Chris Conrad and Mikki Norris: Power Couple of Pot
A brief biography

Chris Conrad and Mikki Norris met in Los Angeles at Solidarity Day, a 1981 rally against Reagan’s policies, when Chris handed Mikki a community newspaper that he edited. Their enduring activist spirits led them to turn their attention to the hemp issue seven years later, when a DARE-trained niece asked them, “If marijuana really isn’t so bad, why did they make it illegal in the first place?” The answer to that question changed the trajectory of their lives and led to where they are today.

At the end of 1988, Chris’ research led to the many uses of hemp and he devised a strategy to legalize cannabis. He started producing and disseminating literature under the names Business Alliance for Commerce in Hemp or “BACH” (e.g. The Many Uses of Hemp) and the Family Council on Drug Awareness (e.g.10 Things Every Parent, Teenager and Teacher should know about Marijuana and Marijuana and the Bible). They formed the American Hemp Council, hosting monthly meetings at their LA apartment that launched the modern hemp movement and soon thereafter Chris joined forces with Jack Herer to design and edit the landmark best-seller, The Emperor Wears No Clothes (1990) and write the California Hemp Initiative. He was mentioned twice in the Wall Street Journal and appeared as Johnny Marijuanaseed in the PBS program, the Nineties.

After marrying in 1991, Chris and Mikki set out on their first of several speaking tours across the US, networking with activists and BACH reps, and flew to Europe for a year. While living in Granada, Spain, in 1992, Chris wrote his first book, Hemp: Lifeline to the Future. They returned to the US, published the book, and went back to Europe six months later in 1993 to work with Ben and Alan Dronkers at the Sensi Seed Bank and to design and curate Amsterdam’s Hash Marihuana and Hemp Museum (updated in 2000). Despite their dreams to live in Europe, they got sucked back into the American hemp movement and relocated to the San Francisco Bay Area in 1994, the same year Chris became a founding member and first president of the Hemp Industries Association in 1994.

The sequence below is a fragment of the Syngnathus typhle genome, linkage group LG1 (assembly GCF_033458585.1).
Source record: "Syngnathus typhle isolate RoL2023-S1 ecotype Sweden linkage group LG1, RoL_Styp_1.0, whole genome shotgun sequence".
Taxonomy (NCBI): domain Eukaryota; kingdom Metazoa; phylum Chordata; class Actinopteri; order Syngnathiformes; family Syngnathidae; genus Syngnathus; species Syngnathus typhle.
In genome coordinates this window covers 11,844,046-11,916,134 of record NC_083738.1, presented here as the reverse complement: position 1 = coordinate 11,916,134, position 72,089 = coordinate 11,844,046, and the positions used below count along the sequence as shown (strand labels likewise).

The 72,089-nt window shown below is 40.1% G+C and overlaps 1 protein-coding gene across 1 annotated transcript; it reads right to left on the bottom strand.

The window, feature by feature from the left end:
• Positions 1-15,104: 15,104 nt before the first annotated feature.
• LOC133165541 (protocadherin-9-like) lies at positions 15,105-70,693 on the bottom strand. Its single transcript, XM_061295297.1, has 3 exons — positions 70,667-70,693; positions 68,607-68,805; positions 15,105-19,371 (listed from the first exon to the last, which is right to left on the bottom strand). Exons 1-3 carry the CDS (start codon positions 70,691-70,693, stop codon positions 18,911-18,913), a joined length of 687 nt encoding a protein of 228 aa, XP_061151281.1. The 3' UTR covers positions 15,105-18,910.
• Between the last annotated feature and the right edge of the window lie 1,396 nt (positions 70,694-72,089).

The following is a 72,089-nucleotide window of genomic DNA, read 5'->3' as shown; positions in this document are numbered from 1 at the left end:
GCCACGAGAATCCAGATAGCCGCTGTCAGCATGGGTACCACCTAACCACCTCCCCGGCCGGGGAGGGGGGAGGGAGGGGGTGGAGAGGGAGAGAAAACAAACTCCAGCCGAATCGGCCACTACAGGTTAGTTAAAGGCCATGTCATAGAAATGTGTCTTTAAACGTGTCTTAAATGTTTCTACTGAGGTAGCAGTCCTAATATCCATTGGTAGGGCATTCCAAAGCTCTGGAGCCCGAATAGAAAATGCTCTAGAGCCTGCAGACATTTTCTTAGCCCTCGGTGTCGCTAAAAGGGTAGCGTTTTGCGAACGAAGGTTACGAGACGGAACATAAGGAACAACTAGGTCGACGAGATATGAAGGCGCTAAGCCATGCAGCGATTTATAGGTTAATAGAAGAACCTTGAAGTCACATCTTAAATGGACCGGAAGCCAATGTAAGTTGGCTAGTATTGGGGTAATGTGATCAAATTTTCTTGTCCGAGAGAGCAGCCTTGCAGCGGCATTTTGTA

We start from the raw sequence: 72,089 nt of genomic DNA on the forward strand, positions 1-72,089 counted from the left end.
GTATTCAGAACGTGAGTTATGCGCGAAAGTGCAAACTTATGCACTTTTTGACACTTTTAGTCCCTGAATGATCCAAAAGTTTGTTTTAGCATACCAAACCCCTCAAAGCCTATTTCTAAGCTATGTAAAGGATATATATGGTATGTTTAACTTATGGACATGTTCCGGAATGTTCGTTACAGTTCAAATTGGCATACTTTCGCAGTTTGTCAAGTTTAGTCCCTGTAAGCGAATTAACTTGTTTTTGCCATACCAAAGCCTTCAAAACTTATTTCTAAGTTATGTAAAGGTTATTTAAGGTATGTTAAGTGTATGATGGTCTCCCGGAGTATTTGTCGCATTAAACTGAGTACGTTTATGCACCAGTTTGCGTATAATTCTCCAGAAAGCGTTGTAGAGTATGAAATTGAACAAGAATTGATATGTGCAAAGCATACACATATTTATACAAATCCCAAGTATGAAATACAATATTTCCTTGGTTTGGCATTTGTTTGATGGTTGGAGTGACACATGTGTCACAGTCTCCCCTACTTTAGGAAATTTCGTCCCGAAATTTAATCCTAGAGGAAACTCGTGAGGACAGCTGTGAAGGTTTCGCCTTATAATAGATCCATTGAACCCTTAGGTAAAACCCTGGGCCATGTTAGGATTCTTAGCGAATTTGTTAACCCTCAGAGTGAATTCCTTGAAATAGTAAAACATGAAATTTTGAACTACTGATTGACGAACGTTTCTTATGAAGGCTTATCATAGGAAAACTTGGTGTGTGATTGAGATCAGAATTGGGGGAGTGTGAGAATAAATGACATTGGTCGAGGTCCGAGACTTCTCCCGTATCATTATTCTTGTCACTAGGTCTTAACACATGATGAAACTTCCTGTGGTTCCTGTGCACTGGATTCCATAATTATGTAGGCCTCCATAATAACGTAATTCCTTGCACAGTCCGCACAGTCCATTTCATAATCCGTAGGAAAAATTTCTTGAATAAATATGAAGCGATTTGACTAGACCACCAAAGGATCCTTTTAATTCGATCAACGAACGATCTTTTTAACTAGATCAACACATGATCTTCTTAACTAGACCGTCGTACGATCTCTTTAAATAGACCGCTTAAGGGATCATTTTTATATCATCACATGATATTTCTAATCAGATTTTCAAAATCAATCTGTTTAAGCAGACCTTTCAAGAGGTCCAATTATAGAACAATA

In 1996, Chris and Mikki shifted their focus to medical marijuana and the Compassionate Use Act as grassroots coordinators for the Prop 215 signature drive. The next year Chris wrote his groundbreaking, second book, Hemp for Health, which has been translated into six languages and published in Argentina under the title Cannabis para la Salud.

In 1995, Chris and Mikki created the eye-opening Human Rights and the Drug War photo exhibit, with the late Virginia Resner, to put a human face on the prisoners and victims of drug prohibition. The three of them schlepped the exhibit around for years and created displays for activists around the US and in Europe before publishing it as the book, Shattered Lives: Portraits from America’s Drug War. This project activated many people into the reform movement. Their next book, Human Rights and the US Drug War, drew international attention to the issue, illustrating the violations of the UN Universal Declaration on Human Rights committed in the name the Drug War, culminating in their trip to attend the 2009 High Level meetings of the Commission on Narcotic Drugs in Vienna, Austria.